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Isn't India greater than us all?

Last updated on: May 23, 2009 10:34 IST
In times like these when the nation is facing serious external and internal challenges, it is incumbent upon anyone who thinks he is a nationalist to help the new government run smoothly.

Initially, the young brigade of Rahul Gandhi's team makes a terrific impact and buoyed with an Indian electorate's spectacular support, they look pretty good. With a suave Manmohan Singh at the helm it must make India better its image and move ahead, and why one should criticise them just they are not members of our party and don't sing the same song?

Isn't India greater than us all and our parties put together?

Having said that, it's also necessary, to stay firm, like Casablanca, on what has sustained the other side so long. Even if the Bharatiya Janata Party got almost 40 million votes less than the Congress, I would want every single party which fought the election on different manifestos and programmes to remain firm on its fundamentals and speak out about the anomalies of this system while working together for a common greater good of the people.

Isn't it great to see many stalwarts from various parties being elected to the Lok Sabha, which is sure to enrich the debates and the art of governing India?

Arrogant moneybag criminals are less this time and the young brigade from different parties showcase the youngest nation on this planet quite gracefully.

A few points on the other side must also be pondered over.

Indian democracy has come a full circle. From Mahatma Gandhi's salt movement to a universal dynastic movement. No party can say it's not following the new thumb rule.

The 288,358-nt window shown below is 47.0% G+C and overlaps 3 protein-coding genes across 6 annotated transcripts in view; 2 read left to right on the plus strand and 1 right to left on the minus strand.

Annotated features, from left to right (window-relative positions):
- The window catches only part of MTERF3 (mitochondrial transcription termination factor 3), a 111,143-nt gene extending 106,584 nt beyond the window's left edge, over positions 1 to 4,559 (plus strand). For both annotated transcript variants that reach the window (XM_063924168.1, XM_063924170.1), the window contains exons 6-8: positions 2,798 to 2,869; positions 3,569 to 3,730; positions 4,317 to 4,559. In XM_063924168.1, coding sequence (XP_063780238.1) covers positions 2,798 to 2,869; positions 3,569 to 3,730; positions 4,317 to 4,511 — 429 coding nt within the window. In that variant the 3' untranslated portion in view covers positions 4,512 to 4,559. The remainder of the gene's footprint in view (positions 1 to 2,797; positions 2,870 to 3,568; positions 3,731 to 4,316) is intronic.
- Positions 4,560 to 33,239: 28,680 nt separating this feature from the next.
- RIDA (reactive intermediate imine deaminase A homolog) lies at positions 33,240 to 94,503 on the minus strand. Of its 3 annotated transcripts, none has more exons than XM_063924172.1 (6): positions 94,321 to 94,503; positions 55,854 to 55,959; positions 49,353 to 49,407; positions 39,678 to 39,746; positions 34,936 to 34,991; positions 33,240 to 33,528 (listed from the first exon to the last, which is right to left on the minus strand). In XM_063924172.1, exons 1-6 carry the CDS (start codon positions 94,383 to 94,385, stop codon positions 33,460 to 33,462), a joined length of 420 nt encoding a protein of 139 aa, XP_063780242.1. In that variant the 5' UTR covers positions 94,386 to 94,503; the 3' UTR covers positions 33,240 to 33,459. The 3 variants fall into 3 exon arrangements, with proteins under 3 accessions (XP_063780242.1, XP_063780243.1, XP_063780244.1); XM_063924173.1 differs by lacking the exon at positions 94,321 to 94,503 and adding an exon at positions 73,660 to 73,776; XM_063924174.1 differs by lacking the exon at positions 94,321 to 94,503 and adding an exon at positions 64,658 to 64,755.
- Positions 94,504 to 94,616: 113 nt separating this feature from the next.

• Almost half the voters didn't vote.
  • Money spent per constituency reached an all time high as per newspaper reports with exceptions of a few like the Loksatta Party's Jayaprakash Narayan. Just one or two seats? The rest are real crorepatis.
  • It's all mathematical jugglery. Somewhere Raj Thackeray's maneuverings and in another state the Praja Rajyam Party diverted the anti-incumbency votes and the consolidated Muslim vote bank helped.
  • More than half the votes polled went against them. The Congress got just 28 percent. The rest of the voters -- 72 percent -- didn't vote for it. The BJP's share came down to approximately 18 percent (in 1999 it got 25.3 percent). Still they say people voted for a stable and secular government and showed the door to the communalists who got nearly 18 percent votes.
  • What were the issues that the 'communalists' raised?

    The issue of the Kashmiri Hindus. Was that wrong?

    Or demanding revocation of the Prevention of Terrorism Act and stringent measures against terrorists?

    Or the agitation for the Amarnath land and preservation of the unique world heritage and a symbol of faith like the Ram Sethu?

    The nationalists opposed the divisive politics of Raj Thackeray, who was propped up by the Congress to counter the Shiv Sena. Was opposing Raj wrong?

    They were responsible for Pokaran-II and were committed to preserve our rights for Pokaran-III if needed. Was that against the national interest?

    On the eve of the polls they said forget 1984, but remember Gujarat. What mentality did it show?

    The nationalists wanted Article 370 to go and Kashmir fully integrated with the rest of India. Was that against national integration?